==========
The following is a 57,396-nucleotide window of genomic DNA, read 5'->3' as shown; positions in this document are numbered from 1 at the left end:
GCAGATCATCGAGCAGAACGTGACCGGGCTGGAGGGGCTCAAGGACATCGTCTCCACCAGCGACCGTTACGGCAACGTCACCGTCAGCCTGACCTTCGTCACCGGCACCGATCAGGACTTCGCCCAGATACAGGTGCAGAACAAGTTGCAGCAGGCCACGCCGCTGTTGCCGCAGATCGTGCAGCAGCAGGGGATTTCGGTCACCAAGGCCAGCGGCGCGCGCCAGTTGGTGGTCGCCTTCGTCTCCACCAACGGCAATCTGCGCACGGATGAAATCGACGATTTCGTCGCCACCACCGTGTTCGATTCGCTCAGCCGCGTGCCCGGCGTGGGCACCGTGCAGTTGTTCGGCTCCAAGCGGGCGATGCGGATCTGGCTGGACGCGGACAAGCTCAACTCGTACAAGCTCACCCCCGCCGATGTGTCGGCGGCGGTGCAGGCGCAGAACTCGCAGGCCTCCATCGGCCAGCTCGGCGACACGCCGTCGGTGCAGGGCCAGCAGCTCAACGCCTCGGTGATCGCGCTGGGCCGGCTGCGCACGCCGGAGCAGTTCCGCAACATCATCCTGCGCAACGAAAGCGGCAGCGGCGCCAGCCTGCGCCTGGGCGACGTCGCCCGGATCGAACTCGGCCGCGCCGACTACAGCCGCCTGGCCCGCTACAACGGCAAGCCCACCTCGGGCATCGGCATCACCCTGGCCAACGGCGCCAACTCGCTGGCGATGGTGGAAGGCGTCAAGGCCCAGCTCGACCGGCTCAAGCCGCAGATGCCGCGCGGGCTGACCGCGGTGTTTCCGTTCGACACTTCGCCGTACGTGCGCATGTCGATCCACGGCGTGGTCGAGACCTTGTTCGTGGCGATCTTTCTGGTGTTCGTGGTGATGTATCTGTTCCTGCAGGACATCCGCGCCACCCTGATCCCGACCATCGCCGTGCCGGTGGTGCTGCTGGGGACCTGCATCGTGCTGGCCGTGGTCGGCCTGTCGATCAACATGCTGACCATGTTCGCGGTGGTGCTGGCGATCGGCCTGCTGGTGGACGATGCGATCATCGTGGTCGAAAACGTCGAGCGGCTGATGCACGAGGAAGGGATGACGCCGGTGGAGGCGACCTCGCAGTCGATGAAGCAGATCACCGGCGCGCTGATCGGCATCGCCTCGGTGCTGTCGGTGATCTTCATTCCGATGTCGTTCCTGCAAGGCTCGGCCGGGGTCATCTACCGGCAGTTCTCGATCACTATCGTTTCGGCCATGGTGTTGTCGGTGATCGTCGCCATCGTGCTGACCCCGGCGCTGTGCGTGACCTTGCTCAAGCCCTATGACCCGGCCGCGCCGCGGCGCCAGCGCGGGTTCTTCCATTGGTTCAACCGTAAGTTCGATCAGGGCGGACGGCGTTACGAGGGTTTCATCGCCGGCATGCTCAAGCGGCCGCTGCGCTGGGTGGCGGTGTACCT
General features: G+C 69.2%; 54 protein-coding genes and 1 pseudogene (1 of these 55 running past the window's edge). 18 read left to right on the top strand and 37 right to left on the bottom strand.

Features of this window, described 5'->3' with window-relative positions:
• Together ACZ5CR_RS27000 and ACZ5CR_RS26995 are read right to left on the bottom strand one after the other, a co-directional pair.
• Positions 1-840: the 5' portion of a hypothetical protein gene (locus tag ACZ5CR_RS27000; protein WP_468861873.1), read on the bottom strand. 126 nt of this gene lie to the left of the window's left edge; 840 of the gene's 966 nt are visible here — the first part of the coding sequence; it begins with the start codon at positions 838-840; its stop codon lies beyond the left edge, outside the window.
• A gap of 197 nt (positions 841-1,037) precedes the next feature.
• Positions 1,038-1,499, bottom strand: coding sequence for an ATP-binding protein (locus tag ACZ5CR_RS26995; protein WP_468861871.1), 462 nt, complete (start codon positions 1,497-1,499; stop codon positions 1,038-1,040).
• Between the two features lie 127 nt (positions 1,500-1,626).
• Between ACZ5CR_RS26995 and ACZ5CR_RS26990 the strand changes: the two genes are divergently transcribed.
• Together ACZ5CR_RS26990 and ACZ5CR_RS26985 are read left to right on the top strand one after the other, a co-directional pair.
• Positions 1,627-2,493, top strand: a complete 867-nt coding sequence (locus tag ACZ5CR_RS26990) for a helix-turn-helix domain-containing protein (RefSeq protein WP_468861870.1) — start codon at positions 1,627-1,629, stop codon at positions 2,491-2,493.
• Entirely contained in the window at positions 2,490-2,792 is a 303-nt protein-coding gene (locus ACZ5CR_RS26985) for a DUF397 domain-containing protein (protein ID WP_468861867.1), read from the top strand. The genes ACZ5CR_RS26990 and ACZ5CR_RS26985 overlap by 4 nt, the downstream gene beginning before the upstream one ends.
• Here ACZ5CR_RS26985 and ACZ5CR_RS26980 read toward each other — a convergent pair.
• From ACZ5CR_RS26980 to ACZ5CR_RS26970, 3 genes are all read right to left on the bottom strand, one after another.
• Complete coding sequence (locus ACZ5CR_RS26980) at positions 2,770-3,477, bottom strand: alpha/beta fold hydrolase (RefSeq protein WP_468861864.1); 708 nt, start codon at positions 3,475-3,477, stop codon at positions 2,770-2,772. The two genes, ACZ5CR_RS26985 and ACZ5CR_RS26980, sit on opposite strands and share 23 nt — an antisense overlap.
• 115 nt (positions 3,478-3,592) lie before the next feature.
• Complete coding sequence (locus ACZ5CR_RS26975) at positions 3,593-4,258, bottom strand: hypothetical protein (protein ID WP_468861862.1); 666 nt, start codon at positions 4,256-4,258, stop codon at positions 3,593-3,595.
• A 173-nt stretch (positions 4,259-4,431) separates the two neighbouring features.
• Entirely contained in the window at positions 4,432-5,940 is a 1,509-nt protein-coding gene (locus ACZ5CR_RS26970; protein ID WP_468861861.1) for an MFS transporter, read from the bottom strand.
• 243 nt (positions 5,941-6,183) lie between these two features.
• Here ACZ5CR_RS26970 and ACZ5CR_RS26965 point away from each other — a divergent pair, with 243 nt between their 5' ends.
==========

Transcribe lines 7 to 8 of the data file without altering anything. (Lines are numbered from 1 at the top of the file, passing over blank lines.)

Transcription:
• A gap of 197 nt (positions 841-1,037) precedes the next feature.
• Positions 1,038-1,499, bottom strand: coding sequence for an ATP-binding protein (locus tag ACZ5CR_RS26995; protein WP_468861871.1), 462 nt, complete (start codon positions 1,497-1,499; stop codon positions 1,038-1,040).